“How are you gonna be a revolutionary, if you’re such a traditionalist? You’re hold on to the past, but jazz is about the future!”
“This is the dream; it’s conflict, compromised, and very very exciting!”
I came with high expectation when I entered the theatre to watch La la land (2016). “Soaring and gorgeous” (Vanity Fair), “This season’s most dazzling movie experience” (Entertainment Weekly) and even “They don’t make films like this anymore” (Evening Standard). But in the first 30 minutes of this movie, I feel that all of the fore mentioned compliments were a bit overrated. The opening scene was very lively, with people singing and dancing during the traffic in Los Angeles. And so out of the blue, there were Ryan Gosling’s (Sebastian) and Emma Stone’s (Mia Dolan) cars. Classic and cliché as the other rom-com, the relationship started as “hate” instead of instant fling. The next scenes are very typical musical scene. “Someone in the Crowd” was played. It’s a very lively song, but I felt that the scene moved a bit slow. What I found very interesting is that how the trailer and the movie itself are intentionally made to have different interpretations. I somehow think that it might be some kind of publicist things. And so…I started to lower my expectations. La la land might be just another musical film.
|The "flying" scene|
La la land is about two young and promising artists in the heart of US’ entertainment: Los Angeles. Sebastian, an idealist jazz pianist who struggles in a small club and Mia as an aspiring actress slash barista who has failed tons of auditions. Sebastian wants to have his own jazz club, while Mia is inspired to be an actress since she was kid. Mia hates jazz, while Sebastian is surprised when he found out that Mia has never watched “Rebel without a Cause”, assuming it’s a must-see movie for aspiring actress. And so, they agreed to go out and watch the movie for one reason: Research.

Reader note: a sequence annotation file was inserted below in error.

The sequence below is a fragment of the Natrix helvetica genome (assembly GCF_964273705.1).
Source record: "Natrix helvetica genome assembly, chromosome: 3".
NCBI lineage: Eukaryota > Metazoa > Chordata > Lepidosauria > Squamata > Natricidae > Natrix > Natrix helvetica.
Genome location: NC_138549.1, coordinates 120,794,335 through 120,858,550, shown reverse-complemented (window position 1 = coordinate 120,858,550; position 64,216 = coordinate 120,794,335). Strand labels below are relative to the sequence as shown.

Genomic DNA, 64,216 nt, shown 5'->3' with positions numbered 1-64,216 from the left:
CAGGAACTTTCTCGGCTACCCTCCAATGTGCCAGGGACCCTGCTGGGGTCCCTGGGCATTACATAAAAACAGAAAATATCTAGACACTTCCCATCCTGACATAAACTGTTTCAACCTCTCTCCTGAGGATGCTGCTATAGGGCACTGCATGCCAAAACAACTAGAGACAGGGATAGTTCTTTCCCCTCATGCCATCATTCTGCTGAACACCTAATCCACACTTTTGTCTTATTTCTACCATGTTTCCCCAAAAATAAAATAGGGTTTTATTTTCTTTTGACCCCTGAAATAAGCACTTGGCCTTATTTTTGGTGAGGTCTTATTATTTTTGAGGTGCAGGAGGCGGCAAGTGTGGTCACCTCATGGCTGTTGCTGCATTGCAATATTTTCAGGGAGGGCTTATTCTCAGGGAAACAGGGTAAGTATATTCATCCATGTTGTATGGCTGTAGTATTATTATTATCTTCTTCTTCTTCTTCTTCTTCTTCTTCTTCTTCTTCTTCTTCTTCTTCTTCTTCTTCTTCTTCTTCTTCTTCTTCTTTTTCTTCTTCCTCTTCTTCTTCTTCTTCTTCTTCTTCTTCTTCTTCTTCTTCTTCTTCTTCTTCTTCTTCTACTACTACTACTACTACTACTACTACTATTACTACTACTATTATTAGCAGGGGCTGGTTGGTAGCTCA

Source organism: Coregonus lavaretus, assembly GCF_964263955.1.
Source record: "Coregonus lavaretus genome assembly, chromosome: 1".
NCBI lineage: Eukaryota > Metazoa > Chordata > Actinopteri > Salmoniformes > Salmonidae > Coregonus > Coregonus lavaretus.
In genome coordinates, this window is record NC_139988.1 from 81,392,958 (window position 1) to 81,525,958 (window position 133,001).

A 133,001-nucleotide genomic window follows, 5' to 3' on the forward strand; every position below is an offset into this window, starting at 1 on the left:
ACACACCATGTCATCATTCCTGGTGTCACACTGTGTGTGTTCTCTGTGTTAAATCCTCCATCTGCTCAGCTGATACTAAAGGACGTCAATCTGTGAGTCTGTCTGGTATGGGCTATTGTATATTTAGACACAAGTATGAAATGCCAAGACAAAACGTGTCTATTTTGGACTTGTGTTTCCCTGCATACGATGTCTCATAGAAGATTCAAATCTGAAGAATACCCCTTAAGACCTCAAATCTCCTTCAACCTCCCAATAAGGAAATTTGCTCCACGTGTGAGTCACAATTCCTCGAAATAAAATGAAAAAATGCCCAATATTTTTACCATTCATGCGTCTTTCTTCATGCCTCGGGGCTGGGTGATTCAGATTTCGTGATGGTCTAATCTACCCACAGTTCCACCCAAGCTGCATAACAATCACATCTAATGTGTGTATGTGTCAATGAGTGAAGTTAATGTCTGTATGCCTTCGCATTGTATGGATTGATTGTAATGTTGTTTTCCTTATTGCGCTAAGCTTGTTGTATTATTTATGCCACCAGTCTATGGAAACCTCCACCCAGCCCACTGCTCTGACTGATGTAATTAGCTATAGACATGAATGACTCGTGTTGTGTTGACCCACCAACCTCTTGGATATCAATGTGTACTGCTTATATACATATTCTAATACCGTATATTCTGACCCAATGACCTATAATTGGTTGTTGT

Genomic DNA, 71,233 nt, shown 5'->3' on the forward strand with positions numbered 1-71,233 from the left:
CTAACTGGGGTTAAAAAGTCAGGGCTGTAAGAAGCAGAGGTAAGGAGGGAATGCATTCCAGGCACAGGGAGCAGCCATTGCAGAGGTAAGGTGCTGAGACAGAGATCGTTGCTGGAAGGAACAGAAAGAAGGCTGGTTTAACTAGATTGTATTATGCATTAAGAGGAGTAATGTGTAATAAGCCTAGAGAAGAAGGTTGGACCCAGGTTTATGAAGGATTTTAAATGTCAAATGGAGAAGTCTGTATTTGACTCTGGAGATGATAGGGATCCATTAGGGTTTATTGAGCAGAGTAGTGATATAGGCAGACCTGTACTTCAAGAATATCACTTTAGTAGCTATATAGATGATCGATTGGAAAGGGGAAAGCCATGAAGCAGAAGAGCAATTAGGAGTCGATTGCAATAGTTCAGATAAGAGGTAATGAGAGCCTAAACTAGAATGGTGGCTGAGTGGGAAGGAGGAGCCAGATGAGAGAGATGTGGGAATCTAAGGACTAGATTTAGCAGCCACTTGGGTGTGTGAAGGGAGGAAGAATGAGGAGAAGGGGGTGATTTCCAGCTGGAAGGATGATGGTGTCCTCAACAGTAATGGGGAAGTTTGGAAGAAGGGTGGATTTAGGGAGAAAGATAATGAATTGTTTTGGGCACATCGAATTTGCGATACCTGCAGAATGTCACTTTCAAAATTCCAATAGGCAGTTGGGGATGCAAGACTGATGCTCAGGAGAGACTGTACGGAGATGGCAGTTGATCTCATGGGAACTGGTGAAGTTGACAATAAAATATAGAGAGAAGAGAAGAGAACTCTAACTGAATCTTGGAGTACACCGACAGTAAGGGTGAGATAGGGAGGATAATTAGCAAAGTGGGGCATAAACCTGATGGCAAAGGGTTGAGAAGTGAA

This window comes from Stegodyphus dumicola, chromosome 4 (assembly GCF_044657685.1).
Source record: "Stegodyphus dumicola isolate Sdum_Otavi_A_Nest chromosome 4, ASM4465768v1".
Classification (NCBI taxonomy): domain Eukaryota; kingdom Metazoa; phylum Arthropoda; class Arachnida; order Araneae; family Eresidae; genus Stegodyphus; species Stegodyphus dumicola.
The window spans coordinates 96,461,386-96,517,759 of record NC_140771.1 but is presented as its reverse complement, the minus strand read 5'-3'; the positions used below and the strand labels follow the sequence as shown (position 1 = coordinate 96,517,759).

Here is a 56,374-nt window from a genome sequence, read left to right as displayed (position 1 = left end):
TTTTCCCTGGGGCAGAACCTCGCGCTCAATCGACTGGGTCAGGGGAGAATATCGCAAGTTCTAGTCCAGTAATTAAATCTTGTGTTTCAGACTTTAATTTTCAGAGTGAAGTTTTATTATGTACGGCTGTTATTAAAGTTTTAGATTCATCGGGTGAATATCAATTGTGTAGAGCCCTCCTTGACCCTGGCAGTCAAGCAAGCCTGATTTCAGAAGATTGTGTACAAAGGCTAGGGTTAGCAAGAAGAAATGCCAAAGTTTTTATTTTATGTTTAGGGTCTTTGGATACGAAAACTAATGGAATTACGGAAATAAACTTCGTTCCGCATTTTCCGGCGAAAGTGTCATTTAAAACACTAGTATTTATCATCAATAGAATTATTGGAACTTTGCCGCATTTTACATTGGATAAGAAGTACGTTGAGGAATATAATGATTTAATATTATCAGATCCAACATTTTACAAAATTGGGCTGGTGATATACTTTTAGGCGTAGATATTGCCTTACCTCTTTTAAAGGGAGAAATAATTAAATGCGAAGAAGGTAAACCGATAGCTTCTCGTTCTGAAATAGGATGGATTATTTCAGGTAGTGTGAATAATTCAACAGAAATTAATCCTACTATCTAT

The beauty of dreams and the bittersweet of relationship consequences behind it. That might be director Damien Chazelle’s specialties in his story-telling. Whiplash (2014) told us the hardship of being a jazz drummer. It’s a cruel world out there, especially in music industry. You need to have strong mentality as well as the will to learn. Whiplash told it in a very hard way (with Fletcher – JK Simmons throwing chairs to Andrew Neiman – Miles Teller). But La la land tells us in a different – more beautiful way. The music by Justin Hurwitz – Chazelle’s long-time friend and roommate – was indeed soaring. The scene and Chazelle’s imagination in it (must-see scene: planetarium scene) was indeed gorgeous. Aspiring artist and dreamers are not new themes in Hollywood. It may sound cliché, but La la land with its every details do tell that dreams are nothing without conflicts and compromise, yet indeed very very exciting.
The ending, how should I put it? For some who have watched the movie, the ending might be disappointing. But for me, Chazelle has summed up his movie in a very poetic yet realistic way. I think the movie has succeeded in depicting its own title. Merriam Webster dictionary defined “La la land” as a euphoric dreamlike mental state detached from the harsher realities of life. Apart from telling the struggle of aspiring artists in Los Angeles, or also known as “La la land”, La la land (and especially its beautiful music) do make us want to dance and sing. Moral story of the movie is that life is about choices. Some may have all, but some have to choose. And sometimes achieving your dreams is just sweeter than anything else.